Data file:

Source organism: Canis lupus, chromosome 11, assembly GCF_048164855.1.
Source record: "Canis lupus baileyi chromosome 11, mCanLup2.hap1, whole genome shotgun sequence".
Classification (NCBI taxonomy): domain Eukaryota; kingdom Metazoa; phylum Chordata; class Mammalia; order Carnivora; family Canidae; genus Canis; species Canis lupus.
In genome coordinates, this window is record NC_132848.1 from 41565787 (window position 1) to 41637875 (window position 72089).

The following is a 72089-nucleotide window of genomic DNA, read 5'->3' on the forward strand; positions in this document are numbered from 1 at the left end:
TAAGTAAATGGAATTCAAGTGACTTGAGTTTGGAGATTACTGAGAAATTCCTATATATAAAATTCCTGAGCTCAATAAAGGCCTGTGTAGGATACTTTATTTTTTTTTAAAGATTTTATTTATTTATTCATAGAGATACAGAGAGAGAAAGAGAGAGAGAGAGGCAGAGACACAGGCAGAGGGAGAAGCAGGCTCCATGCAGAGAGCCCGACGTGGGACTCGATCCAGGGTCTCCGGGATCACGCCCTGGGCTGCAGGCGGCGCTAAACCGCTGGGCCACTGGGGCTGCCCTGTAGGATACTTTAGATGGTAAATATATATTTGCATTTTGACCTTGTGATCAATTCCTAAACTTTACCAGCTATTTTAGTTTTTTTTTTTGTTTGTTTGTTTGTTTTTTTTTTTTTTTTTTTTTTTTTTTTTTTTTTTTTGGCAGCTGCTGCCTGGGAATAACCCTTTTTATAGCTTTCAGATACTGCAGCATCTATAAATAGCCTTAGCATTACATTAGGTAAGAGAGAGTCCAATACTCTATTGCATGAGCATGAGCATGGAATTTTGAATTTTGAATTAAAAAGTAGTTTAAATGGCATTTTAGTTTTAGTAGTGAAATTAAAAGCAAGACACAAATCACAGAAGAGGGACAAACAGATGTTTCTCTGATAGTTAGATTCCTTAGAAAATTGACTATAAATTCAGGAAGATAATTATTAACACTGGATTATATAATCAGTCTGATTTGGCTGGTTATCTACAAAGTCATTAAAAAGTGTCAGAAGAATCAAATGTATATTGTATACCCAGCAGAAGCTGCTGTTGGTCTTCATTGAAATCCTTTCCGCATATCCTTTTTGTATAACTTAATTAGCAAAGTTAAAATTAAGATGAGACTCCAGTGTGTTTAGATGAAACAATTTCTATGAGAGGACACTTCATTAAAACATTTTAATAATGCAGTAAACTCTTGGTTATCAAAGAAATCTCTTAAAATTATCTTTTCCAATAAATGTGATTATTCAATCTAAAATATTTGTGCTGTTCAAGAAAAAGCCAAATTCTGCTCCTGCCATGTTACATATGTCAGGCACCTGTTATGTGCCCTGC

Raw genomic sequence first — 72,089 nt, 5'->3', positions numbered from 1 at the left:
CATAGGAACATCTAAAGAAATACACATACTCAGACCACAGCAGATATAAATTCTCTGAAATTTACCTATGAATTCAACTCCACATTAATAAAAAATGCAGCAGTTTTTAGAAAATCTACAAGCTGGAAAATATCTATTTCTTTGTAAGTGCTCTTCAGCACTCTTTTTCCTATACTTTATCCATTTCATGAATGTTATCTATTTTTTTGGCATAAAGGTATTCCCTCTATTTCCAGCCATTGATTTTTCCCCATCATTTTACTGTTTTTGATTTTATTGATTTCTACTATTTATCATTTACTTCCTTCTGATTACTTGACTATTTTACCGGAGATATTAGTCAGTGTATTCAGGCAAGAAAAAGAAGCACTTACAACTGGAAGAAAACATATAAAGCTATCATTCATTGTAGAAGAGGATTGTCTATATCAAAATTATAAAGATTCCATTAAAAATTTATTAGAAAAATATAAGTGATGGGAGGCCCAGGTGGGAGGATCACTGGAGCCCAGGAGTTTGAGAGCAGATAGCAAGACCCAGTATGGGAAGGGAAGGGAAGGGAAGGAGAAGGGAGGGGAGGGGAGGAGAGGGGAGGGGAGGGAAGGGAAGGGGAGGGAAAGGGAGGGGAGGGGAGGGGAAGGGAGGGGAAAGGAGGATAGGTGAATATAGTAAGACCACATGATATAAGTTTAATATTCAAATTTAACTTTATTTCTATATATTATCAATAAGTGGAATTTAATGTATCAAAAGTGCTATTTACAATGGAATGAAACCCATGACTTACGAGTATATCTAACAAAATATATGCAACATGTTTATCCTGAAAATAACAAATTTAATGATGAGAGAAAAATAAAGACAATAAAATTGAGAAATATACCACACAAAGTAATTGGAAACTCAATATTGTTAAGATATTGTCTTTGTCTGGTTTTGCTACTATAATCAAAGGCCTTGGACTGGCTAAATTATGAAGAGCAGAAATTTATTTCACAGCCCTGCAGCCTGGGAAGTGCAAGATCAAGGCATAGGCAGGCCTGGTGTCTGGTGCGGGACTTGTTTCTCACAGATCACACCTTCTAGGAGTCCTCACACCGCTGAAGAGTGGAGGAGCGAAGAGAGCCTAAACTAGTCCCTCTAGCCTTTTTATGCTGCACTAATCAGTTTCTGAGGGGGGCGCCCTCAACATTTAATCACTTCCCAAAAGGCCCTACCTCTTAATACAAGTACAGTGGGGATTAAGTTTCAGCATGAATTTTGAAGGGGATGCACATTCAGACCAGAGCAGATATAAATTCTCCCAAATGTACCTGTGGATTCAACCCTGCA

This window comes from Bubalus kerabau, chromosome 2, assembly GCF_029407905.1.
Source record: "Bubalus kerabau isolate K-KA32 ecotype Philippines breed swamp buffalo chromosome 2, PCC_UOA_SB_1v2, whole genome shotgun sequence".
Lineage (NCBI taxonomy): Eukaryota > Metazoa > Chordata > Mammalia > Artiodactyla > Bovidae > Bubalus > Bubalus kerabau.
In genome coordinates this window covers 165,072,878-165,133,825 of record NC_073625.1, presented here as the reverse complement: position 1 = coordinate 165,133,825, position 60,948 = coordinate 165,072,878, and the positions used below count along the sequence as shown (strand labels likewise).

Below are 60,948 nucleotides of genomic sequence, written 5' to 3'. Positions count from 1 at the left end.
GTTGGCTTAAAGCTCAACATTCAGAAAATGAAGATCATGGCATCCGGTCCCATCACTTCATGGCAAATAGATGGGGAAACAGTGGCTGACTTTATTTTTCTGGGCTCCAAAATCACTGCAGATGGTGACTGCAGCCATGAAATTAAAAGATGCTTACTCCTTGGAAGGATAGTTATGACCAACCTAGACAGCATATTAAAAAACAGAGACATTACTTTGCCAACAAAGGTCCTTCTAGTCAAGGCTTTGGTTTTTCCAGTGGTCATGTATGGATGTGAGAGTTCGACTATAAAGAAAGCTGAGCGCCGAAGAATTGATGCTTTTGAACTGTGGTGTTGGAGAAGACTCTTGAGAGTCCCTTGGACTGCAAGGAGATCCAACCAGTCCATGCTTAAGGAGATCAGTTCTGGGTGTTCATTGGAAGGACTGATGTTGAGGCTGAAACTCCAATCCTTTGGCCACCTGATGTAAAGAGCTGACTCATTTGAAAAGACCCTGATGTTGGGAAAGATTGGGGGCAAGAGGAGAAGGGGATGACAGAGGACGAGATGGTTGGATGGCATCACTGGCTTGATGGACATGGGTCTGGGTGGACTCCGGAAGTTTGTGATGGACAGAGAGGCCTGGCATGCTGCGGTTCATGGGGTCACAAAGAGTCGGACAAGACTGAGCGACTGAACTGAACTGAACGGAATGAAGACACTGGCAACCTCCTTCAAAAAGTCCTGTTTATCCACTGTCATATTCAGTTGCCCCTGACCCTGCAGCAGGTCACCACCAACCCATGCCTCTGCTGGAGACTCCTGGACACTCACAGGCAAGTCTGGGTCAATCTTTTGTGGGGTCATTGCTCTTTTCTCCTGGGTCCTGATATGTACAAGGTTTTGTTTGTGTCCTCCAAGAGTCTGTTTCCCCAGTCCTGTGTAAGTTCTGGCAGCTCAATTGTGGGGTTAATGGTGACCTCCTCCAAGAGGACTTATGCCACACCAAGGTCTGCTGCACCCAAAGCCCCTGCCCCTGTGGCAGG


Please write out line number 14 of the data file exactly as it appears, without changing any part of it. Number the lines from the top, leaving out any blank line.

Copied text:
GTTGGCTTAAAGCTCAACATTCAGAAAATGAAGATCATGGCATCCGGTCCCATCACTTCATGGCAAATAGATGGGGAAACAGTGGCTGACTTTATTTTTCTGGGCTCCAAAATCACTGCAGATGGTGACTGCAGCCATGAAATTAAAAGATGCTTACTCCTTGGAAGGATAGTTATGACCAACCTAGACAGCATATTAAAAAACAGAGACATTACTTTGCCAACAAAGGTCCTTCTAGTCAAGGCTTTGGTTTTTCCAGTGGTCATGTATGGATGTGAGAGTTCGACTATAAAGAAAGCTGAGCGCCGAAGAATTGATGCTTTTGAACTGTGGTGTTGGAGAAGACTCTTGAGAGTCCCTTGGACTGCAAGGAGATCCAACCAGTCCATGCTTAAGGAGATCAGTTCTGGGTGTTCATTGGAAGGACTGATGTTGAGGCTGAAACTCCAATCCTTTGGCCACCTGATGTAAAGAGCTGACTCATTTGAAAAGACCCTGATGTTGGGAAAGATTGGGGGCAAGAGGAGAAGGGGATGACAGAGGACGAGATGGTTGGATGGCATCACTGGCTTGATGGACATGGGTCTGGGTGGACTCCGGAAGTTTGTGATGGACAGAGAGGCCTGGCATGCTGCGGTTCATGGGGTCACAAAGAGTCGGACAAGACTGAGCGACTGAACTGAACTGAACGGAATGAAGACACTGGCAACCTCCTTCAAAAAGTCCTGTTTATCCACTGTCATATTCAGTTGCCCCTGACCCTGCAGCAGGTCACCACCAACCCATGCCTCTGCTGGAGACTCCTGGACACTCACAGGCAAGTCTGGGTCAATCTTTTGTGGGGTCATTGCTCTTTTCTCCTGGGTCCTGATATGTACAAGGTTTTGTTTGTGTCCTCCAAGAGTCTGTTTCCCCAGTCCTGTGTAAGTTCTGGCAGCTCAATTGTGGGGTTAATGGTGACCTCCTCCAAGAGGACTTATGCCACACCAAGGTCTGCTGCACCCAAAGCCCCTGCCCCTGTGGCAGG